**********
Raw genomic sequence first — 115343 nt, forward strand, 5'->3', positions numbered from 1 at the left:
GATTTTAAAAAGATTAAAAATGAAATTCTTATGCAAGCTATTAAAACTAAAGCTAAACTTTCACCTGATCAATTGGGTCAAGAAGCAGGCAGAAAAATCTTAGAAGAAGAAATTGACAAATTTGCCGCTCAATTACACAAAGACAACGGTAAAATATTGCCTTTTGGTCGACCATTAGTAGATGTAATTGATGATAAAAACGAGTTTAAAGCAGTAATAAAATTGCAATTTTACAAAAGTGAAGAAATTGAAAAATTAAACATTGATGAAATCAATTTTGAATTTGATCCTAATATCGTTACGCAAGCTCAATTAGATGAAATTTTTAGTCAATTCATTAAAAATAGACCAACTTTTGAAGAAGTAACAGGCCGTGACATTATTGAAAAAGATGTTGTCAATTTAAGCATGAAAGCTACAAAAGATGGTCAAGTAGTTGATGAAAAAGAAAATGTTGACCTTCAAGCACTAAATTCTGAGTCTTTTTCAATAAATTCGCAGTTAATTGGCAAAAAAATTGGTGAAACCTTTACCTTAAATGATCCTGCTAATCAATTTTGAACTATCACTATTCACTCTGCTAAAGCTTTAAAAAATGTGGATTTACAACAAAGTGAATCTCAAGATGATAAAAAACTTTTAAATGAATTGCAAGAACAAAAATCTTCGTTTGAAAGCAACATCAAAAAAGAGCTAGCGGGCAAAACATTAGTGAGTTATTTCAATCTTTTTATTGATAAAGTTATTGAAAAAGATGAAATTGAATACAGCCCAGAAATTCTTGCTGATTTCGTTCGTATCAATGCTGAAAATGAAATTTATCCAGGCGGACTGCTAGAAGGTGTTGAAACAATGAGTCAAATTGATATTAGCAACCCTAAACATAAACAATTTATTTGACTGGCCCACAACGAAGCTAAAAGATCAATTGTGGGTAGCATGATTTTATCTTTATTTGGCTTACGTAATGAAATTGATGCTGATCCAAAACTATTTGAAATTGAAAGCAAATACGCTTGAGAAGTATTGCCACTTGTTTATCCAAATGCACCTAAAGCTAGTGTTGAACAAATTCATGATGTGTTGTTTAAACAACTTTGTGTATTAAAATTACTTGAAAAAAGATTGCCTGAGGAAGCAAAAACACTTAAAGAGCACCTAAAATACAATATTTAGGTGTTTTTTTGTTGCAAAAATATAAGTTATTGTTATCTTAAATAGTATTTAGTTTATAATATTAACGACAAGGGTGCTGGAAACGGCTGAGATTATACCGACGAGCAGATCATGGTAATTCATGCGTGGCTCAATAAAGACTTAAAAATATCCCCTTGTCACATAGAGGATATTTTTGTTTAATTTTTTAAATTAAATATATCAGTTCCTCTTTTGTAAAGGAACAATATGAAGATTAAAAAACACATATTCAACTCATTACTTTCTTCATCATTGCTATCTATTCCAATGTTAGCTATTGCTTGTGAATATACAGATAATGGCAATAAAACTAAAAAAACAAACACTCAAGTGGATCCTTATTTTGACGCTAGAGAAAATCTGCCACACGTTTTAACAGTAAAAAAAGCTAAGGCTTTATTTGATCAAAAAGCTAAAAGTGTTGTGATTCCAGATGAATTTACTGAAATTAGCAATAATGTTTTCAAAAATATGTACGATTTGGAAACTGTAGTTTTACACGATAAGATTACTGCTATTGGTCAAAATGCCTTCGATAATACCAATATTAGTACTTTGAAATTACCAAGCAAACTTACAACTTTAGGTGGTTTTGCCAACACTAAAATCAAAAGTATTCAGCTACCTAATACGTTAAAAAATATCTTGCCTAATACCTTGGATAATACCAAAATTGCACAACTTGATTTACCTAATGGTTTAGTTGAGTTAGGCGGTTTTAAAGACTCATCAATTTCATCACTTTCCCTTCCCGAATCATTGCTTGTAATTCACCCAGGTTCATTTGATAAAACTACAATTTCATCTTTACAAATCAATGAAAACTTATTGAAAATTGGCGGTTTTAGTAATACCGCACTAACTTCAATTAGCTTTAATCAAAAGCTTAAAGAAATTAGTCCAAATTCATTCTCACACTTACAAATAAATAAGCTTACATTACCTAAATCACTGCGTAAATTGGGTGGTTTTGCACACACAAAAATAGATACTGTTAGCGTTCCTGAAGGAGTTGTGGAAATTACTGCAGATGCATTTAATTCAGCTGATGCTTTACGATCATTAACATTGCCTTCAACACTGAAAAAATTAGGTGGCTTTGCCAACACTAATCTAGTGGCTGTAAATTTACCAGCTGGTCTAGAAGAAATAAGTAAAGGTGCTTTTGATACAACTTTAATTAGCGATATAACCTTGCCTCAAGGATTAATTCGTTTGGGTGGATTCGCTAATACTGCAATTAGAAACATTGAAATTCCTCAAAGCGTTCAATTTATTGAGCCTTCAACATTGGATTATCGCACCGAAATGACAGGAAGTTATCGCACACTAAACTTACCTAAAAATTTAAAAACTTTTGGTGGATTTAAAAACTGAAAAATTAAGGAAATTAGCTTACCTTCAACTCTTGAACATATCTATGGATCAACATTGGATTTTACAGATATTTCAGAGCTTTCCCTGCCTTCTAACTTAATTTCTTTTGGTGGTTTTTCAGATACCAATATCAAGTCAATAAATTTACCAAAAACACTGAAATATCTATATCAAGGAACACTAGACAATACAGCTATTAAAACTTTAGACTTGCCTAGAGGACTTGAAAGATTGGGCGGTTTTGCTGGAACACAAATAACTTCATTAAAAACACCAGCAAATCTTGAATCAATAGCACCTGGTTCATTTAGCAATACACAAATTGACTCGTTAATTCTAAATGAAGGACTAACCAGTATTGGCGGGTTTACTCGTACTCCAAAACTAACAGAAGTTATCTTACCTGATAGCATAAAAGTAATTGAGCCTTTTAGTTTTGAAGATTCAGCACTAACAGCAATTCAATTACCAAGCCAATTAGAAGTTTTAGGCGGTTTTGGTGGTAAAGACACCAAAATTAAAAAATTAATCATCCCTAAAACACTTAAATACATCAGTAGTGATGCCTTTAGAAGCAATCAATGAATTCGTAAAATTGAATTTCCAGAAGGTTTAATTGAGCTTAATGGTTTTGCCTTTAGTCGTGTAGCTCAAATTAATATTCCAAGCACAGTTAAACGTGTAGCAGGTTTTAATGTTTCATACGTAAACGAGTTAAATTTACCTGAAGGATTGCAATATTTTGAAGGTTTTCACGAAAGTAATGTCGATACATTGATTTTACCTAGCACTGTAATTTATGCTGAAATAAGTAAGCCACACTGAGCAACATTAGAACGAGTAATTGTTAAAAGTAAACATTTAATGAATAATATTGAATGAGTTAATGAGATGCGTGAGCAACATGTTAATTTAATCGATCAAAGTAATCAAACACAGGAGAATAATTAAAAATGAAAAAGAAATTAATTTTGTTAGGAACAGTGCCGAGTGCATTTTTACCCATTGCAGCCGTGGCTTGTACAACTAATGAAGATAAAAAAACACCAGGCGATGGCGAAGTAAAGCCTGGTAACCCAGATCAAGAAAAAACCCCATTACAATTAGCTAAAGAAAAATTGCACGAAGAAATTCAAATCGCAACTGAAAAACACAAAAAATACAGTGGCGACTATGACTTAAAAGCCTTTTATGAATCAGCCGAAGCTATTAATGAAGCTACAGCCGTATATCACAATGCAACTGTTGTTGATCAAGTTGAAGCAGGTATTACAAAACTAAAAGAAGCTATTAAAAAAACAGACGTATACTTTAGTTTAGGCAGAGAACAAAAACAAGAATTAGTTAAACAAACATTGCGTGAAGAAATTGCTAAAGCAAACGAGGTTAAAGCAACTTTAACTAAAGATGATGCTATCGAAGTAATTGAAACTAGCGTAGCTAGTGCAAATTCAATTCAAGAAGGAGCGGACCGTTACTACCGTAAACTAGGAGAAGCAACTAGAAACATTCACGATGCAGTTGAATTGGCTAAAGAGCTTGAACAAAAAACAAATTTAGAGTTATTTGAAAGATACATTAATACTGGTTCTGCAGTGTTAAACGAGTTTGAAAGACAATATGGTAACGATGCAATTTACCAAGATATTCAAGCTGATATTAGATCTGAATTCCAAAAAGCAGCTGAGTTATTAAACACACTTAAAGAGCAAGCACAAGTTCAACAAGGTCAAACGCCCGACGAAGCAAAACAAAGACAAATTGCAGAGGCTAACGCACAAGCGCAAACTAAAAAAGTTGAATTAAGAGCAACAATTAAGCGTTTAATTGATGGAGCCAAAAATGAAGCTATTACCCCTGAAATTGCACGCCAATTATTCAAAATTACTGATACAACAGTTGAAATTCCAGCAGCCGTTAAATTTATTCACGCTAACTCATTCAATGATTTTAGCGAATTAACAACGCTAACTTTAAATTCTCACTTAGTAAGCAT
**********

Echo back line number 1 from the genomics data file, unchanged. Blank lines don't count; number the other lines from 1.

Raw genomic sequence first — 115343 nt, forward strand, 5'->3', positions numbered from 1 at the left: